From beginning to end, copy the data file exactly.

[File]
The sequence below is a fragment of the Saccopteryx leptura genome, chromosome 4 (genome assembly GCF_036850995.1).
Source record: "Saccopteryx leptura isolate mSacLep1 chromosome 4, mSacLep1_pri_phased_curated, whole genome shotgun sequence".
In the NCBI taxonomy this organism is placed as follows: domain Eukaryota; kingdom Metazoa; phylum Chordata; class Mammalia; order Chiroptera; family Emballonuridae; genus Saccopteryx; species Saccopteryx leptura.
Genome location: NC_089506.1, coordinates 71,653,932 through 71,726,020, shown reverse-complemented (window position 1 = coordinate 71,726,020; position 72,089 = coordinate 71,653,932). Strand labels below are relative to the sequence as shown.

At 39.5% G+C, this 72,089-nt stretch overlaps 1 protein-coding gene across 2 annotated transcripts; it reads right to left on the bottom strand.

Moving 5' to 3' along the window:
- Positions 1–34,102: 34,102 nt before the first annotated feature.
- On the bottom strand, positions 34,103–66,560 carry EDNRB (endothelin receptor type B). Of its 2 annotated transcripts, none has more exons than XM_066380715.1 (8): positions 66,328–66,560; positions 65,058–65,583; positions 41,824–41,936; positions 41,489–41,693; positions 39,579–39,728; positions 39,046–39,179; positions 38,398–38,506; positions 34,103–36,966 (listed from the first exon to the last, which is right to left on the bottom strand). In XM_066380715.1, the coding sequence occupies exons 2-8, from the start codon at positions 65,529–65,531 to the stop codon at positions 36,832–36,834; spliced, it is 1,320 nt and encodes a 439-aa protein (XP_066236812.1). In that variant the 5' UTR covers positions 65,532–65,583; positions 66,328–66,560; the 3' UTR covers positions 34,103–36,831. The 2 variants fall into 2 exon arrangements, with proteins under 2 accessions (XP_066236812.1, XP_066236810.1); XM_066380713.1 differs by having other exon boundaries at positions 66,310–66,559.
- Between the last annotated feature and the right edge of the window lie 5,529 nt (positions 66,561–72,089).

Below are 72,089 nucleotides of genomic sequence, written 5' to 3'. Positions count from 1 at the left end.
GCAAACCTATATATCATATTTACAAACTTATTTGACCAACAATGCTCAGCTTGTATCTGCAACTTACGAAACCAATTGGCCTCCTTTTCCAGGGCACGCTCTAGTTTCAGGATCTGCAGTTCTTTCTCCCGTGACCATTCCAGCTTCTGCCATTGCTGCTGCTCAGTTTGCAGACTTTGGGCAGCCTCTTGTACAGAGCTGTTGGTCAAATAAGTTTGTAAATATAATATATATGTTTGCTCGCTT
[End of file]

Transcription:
The sequence below is a fragment of the Saccopteryx leptura genome, chromosome 4 (genome assembly GCF_036850995.1).
Source record: "Saccopteryx leptura isolate mSacLep1 chromosome 4, mSacLep1_pri_phased_curated, whole genome shotgun sequence".
In the NCBI taxonomy this organism is placed as follows: domain Eukaryota; kingdom Metazoa; phylum Chordata; class Mammalia; order Chiroptera; family Emballonuridae; genus Saccopteryx; species Saccopteryx leptura.
Genome location: NC_089506.1, coordinates 71,653,932 through 71,726,020, shown reverse-complemented (window position 1 = coordinate 71,726,020; position 72,089 = coordinate 71,653,932). Strand labels below are relative to the sequence as shown.

At 39.5% G+C, this 72,089-nt stretch overlaps 1 protein-coding gene across 2 annotated transcripts; it reads right to left on the bottom strand.

Moving 5' to 3' along the window:
- Positions 1–34,102: 34,102 nt before the first annotated feature.
- On the bottom strand, positions 34,103–66,560 carry EDNRB (endothelin receptor type B). Of its 2 annotated transcripts, none has more exons than XM_066380715.1 (8): positions 66,328–66,560; positions 65,058–65,583; positions 41,824–41,936; positions 41,489–41,693; positions 39,579–39,728; positions 39,046–39,179; positions 38,398–38,506; positions 34,103–36,966 (listed from the first exon to the last, which is right to left on the bottom strand). In XM_066380715.1, the coding sequence occupies exons 2-8, from the start codon at positions 65,529–65,531 to the stop codon at positions 36,832–36,834; spliced, it is 1,320 nt and encodes a 439-aa protein (XP_066236812.1). In that variant the 5' UTR covers positions 65,532–65,583; positions 66,328–66,560; the 3' UTR covers positions 34,103–36,831. The 2 variants fall into 2 exon arrangements, with proteins under 2 accessions (XP_066236812.1, XP_066236810.1); XM_066380713.1 differs by having other exon boundaries at positions 66,310–66,559.
- Between the last annotated feature and the right edge of the window lie 5,529 nt (positions 66,561–72,089).

Below are 72,089 nucleotides of genomic sequence, written 5' to 3'. Positions count from 1 at the left end.
GCAAACCTATATATCATATTTACAAACTTATTTGACCAACAATGCTCAGCTTGTATCTGCAACTTACGAAACCAATTGGCCTCCTTTTCCAGGGCACGCTCTAGTTTCAGGATCTGCAGTTCTTTCTCCCGTGACCATTCCAGCTTCTGCCATTGCTGCTGCTCAGTTTGCAGACTTTGGGCAGCCTCTTGTACAGAGCTGTTGGTCAAATAAGTTTGTAAATATAATATATATGTTTGCTCGCTT